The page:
For our November issue, we take a look at efforts to address the human rights and environmental risks in minerals powering the energy transition, and chart progress overcoming some of the biggest challenges on the road to more sustainable transport

This month, we are taking a deep dive into efforts to clean up the production of the so-called “energy transition minerals” needed to drive the low-carbon economy. As Martin Wright reports, the collapse of the tailings dam at Vale’s mine in Brumadinho, Brazil, in January this year was only the most spectacular recent example of the environmental and human rights toll of mining, a sector that is becoming increasingly important due to the rapid rise in adoption of renewable energy and electric cars. He charts progress by the industry itself and the increasing pressure being brought by investors.

One of the most crucial issues is tackling the significant human rights and environmental risks of the small-scale artisanal mining sector, particularly in cobalt. Catherine Early reports on how blockchain is being trialled by companies, including IBM, to bring the necessary transparency that could keep 150 million artisanal miners in global supply chains.

With the EU targeting a third of cars being electric by 2030, the poorest country in western Europe, Portugal, sees a bright future in exploiting the mineral critical for batteries. But as Oliver Balch reports from Porto, the “new gold” could turn to dust if local opposition is not assuaged.

Aviation biofuels producer SkyNRG has partnered with KLM (Credit: Milosz Maslanka/Shutterstock )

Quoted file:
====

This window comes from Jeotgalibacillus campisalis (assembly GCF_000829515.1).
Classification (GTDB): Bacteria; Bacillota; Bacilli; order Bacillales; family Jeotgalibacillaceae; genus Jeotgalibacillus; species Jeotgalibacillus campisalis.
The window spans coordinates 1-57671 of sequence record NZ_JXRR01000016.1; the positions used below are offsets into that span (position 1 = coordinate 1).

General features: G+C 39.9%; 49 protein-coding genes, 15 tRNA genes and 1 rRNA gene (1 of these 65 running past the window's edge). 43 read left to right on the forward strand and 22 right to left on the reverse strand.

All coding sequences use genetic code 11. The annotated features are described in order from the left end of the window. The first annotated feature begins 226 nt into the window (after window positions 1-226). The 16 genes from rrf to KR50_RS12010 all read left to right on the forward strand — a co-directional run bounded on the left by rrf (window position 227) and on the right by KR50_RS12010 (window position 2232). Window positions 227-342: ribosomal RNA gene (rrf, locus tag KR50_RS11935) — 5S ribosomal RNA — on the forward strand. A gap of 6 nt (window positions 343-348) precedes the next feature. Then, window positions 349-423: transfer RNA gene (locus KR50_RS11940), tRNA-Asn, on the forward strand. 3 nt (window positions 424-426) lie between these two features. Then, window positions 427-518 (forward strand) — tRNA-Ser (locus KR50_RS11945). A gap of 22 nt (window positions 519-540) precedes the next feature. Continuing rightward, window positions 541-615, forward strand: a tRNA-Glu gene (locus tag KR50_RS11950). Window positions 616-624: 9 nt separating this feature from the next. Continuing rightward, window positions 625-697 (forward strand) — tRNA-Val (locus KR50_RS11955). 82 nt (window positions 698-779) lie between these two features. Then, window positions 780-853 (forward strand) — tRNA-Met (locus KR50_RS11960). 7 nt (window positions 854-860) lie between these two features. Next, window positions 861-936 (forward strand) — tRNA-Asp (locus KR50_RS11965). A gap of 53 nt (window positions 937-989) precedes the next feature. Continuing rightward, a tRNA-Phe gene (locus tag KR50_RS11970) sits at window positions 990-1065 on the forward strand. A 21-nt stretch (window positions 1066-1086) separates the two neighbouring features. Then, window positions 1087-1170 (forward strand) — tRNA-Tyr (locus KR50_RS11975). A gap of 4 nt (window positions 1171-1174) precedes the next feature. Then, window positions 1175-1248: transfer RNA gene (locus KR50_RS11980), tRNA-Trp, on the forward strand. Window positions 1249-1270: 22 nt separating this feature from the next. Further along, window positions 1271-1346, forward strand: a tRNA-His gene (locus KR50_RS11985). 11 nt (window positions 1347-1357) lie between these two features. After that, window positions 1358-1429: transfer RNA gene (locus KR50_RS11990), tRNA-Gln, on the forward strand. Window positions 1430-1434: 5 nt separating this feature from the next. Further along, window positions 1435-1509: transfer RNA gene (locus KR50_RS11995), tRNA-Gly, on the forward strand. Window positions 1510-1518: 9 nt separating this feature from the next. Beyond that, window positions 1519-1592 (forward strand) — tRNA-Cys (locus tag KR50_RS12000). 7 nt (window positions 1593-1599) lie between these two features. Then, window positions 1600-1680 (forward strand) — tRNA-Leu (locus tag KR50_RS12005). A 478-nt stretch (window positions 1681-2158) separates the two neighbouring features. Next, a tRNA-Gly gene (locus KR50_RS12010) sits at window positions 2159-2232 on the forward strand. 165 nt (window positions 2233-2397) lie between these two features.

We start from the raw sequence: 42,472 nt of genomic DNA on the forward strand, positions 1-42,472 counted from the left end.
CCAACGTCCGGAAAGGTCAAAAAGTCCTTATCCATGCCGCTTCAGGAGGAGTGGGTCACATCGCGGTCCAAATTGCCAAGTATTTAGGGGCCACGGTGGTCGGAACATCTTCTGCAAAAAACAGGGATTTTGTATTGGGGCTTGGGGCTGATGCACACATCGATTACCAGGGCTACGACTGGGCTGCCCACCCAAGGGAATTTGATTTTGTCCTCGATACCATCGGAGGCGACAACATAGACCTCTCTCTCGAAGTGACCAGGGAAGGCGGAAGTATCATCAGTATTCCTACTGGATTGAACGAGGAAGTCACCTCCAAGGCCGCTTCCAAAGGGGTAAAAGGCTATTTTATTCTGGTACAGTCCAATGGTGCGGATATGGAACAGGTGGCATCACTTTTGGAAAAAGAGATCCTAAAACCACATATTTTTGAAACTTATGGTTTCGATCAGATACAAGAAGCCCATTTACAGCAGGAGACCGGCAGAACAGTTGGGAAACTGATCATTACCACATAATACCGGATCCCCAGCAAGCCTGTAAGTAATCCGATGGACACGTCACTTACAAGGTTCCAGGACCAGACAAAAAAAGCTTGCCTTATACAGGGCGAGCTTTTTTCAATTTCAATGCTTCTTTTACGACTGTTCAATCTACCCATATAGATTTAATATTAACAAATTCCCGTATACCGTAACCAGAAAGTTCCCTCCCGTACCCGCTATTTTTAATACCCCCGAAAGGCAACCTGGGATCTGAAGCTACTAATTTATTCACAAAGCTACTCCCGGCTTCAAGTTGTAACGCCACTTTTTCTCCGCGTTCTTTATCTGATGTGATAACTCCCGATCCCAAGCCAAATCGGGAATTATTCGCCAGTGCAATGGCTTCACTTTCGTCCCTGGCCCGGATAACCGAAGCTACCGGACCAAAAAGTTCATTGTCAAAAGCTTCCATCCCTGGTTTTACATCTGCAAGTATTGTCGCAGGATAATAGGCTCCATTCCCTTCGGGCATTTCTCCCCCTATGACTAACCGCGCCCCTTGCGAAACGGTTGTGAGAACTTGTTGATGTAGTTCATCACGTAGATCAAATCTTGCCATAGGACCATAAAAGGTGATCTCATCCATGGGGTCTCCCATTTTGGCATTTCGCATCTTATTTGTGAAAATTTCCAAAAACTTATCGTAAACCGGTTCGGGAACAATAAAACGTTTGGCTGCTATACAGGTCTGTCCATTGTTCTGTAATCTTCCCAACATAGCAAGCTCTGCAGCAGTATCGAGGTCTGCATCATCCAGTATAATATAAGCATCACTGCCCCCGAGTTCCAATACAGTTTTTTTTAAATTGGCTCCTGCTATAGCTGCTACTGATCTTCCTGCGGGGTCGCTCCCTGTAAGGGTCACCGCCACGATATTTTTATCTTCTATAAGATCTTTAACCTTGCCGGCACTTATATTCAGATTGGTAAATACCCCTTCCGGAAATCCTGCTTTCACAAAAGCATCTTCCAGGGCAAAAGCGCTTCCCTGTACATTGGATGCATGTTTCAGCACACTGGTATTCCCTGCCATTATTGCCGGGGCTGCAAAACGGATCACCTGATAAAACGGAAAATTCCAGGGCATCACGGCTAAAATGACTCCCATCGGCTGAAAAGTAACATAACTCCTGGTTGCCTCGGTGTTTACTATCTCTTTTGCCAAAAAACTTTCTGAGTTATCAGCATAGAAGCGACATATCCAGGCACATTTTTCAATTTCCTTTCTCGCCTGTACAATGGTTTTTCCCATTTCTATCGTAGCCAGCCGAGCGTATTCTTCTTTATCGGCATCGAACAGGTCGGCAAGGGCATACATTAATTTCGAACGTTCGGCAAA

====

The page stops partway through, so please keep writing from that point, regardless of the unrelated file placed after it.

Our other briefing this month highlights progress in overcoming some of the biggest challenges on the road to more sustainable transport. With the IPCC warning against growing crops for fuel, alternatives to kerosene are nowhere near the 31bn litres needed by 2030. Angeli Mehta reports on the companies, including LanzaTech and SkyNRG, that are producing the next generation of bioenergy.

She also highlights the growing calls to tax aviation in Europe, where the “flight-shame” movement is expanding, but not fast enough to curb galloping demand.

Mehta also looks at prospects for decarbonising road transport using hydrogen, as net-zero emissions targets in UK and France help to drive the regulations and incentives that will be needed to finally take this low-carbon transport technology to scale as well as the digital drive to make travel safer and roads less congested in Africa

I report on progress on India’s ambitions to electrify road transport and find that while a market for electric private cars is still some way off, in public transport and shared vehicles such as buses, taxis, motorcycles and rickshaws, the EV revolution is well under way. 

Next month, we will be asking whether the Task Force on Climate-related Financial Disclosures recommendations are succeeding in their aim of driving a more low-carbon economy. And we will end 2019 by publishing some of Oliver Balch’s “disruptors” series of interviews with sustainability leaders.

You can download the free to view digital pdf of the November magazine or view our archive by clicking here.


energy transition  cobalt  lithium  Blockchain  mining  artisanal miners  biofuels  IBM  LanzaTech  SkyNRG  Aviation  Flygskam  hydrogen  net-zero emissions  electric vehicles  sustainable transport 

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